August 31, 2005

First Look: Films Sans Frontiéres: 'No Borders' Begins Traveling the Globe This Summer

Mir Hussein, subject of Phil Grabsky's 'The Boy Who Plays on The Buddhas Bamiyan' which premieres in July as part of National Geographic Channels International's new 'No Borders' anthology series. Photo: Phil Grabsky

This summer, National Geographic Channels International (NGCI) launches No Borders, a new anthology series showcasing a collection of bold, provocative, creative feature documentaries.

"The films in the series are all strongly driven by a good story, as opposed to being driven by an idea or an opinion or a view on some kind of issue," says Sydney Suissa, NGCI's executive vice president for content. "They all have fantastic access to the characters, so we are experiencing the story directly, vicariously, through that great access. The third thing that links the films is that the anthology truly is international. It really reflects the modern world today, where there are No Borders."

Suissa explains that No Borders builds on the original mission of the National Geographic Society, which was founded over 100 years ago to expand geographic knowledge to the world. Originally, this manifested itself in the rich and detailed stories and photos that appeared in the magazine.

"The explorers of today are filmmakers, so we're helping them fund their projects so they can come back and show us some amazing portraits of parts of that world that they know quite well," Suissa continues. "We use our channels as the vehicle to show this."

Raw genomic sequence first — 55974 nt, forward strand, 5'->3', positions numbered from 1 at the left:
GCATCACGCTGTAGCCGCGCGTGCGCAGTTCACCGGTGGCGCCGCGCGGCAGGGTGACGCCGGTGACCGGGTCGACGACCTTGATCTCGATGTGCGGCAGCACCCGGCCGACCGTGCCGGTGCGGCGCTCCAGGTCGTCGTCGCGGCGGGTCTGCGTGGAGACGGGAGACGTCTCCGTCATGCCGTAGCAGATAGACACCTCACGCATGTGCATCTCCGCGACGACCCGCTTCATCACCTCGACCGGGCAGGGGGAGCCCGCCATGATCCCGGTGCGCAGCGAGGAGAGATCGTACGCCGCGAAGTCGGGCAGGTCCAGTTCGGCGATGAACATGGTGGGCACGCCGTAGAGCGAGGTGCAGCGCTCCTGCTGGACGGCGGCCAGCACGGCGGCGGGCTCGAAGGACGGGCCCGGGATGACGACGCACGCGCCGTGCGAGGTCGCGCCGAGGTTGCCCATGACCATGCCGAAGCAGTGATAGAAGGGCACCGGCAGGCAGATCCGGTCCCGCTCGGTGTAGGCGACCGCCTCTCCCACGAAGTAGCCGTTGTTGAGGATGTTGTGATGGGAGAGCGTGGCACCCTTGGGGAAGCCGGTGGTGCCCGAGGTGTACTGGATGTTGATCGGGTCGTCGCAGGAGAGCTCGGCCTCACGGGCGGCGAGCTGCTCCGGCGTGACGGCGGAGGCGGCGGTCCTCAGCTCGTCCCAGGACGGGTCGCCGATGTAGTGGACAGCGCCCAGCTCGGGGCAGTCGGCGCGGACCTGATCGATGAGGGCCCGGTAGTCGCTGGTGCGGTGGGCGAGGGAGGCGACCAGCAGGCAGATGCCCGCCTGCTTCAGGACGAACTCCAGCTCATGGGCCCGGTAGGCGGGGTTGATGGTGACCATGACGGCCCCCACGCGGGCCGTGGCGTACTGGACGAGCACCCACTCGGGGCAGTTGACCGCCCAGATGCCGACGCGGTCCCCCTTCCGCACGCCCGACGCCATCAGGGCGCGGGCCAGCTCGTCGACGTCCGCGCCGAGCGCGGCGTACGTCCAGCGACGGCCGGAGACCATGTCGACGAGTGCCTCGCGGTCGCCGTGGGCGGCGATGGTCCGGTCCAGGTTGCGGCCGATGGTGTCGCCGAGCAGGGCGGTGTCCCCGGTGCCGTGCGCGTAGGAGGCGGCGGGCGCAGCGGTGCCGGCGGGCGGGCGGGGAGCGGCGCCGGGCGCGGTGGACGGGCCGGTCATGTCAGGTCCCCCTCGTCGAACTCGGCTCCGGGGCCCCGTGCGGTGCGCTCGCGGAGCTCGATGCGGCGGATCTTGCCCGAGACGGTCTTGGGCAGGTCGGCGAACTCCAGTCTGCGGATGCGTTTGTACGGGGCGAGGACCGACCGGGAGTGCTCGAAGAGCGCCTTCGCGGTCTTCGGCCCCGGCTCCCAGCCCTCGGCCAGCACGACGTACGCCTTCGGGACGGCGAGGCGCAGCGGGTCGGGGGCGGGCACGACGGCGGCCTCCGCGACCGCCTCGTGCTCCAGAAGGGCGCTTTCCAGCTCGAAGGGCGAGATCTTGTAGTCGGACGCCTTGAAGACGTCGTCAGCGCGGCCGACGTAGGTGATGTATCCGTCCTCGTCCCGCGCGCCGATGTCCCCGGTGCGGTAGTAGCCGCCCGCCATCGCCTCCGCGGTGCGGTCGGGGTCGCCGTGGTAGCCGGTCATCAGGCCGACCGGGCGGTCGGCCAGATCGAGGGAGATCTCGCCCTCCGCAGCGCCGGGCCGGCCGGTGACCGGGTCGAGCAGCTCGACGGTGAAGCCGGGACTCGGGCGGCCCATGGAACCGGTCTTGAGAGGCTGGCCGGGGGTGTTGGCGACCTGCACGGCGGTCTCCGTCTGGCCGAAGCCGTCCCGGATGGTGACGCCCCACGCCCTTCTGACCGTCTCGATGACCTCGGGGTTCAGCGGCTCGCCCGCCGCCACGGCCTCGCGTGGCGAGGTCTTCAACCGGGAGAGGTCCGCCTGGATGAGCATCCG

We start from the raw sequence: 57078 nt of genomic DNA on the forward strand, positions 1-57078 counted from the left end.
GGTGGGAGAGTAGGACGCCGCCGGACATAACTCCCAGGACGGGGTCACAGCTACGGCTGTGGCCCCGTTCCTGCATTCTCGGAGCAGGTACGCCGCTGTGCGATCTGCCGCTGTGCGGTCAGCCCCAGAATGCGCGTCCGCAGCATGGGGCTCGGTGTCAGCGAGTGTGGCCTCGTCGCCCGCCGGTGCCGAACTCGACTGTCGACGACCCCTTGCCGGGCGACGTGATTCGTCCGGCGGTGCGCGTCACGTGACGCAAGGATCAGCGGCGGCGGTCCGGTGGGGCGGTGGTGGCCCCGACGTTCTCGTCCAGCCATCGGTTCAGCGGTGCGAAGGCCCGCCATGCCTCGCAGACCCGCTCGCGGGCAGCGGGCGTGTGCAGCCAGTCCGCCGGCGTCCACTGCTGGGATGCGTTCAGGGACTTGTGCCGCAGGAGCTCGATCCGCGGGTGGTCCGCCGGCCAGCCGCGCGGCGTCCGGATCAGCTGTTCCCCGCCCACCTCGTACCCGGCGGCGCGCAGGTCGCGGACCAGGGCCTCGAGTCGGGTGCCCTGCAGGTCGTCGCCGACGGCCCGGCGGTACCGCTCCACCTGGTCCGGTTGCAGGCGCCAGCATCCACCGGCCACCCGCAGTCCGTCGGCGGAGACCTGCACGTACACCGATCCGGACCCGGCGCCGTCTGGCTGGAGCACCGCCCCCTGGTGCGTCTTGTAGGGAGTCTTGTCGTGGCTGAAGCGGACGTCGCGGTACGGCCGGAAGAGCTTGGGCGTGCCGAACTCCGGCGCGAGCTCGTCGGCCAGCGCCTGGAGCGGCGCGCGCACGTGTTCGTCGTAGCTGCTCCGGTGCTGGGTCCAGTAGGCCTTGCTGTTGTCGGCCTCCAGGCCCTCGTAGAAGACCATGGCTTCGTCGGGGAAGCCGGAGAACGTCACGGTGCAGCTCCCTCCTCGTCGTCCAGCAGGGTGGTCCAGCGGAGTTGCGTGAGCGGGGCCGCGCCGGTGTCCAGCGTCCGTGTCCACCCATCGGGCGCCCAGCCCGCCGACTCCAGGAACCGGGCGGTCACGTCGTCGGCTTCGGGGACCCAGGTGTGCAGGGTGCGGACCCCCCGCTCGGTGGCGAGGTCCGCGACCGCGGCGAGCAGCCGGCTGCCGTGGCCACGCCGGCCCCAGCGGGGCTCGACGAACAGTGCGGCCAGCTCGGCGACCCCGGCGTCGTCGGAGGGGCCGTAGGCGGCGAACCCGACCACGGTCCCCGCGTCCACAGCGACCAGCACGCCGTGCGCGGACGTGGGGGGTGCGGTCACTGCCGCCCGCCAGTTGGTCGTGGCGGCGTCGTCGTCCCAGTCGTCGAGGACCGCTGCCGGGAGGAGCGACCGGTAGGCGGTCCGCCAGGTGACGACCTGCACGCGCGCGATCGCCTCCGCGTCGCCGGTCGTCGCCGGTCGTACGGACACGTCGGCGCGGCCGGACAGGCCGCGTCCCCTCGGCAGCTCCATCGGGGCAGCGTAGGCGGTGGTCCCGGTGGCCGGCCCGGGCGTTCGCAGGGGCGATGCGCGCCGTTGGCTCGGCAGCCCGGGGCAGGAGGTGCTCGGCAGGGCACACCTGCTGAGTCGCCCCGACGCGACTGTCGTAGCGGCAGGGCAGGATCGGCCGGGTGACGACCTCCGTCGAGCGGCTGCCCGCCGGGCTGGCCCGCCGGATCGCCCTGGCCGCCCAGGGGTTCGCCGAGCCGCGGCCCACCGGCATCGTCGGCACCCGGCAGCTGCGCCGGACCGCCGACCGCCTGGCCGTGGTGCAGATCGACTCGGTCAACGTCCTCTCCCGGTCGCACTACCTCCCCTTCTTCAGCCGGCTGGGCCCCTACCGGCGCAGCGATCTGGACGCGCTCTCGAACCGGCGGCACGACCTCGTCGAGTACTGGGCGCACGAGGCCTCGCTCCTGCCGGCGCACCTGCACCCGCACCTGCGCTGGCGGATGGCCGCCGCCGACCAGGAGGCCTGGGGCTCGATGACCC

The projects shown as part of No Borders are a mixture of commissions, co-productions, pre-sales and acquisitions. The series will premiere with the film State of Fear (Paco de Ons, prod.), director Pamela Yates' powerful telling of the story of Peru's battle against the brutal terrorism of the Shining Path movement. She blends personal testimony, history and archival footage to effectively show how the fear of terror can undermine democracy. Other films that are part of the strand include On Dede and his Daughters, from independent Chinese filmmaker Wang Quinze; Marco Baliani's Black Pinnochio; and The Longest River, about the first rafting trip down the entire length of the White Nile.

No Borders will launch in various regions in July, August and September, and will air weekly. At press time, there were 17 different titles either completed or in various stages of production. There are currently no plans for a US broadcast of the anthology, as the domestic and international channels are managed and operated separately.

Current Launches in August

Current, the new television channel created by former US Vice President Al Gore and entrepreneur Joel Hyatt, launches into living rooms on August 1. The channel is being touted as "the first national network created by, for and with an 18-34 year old audience."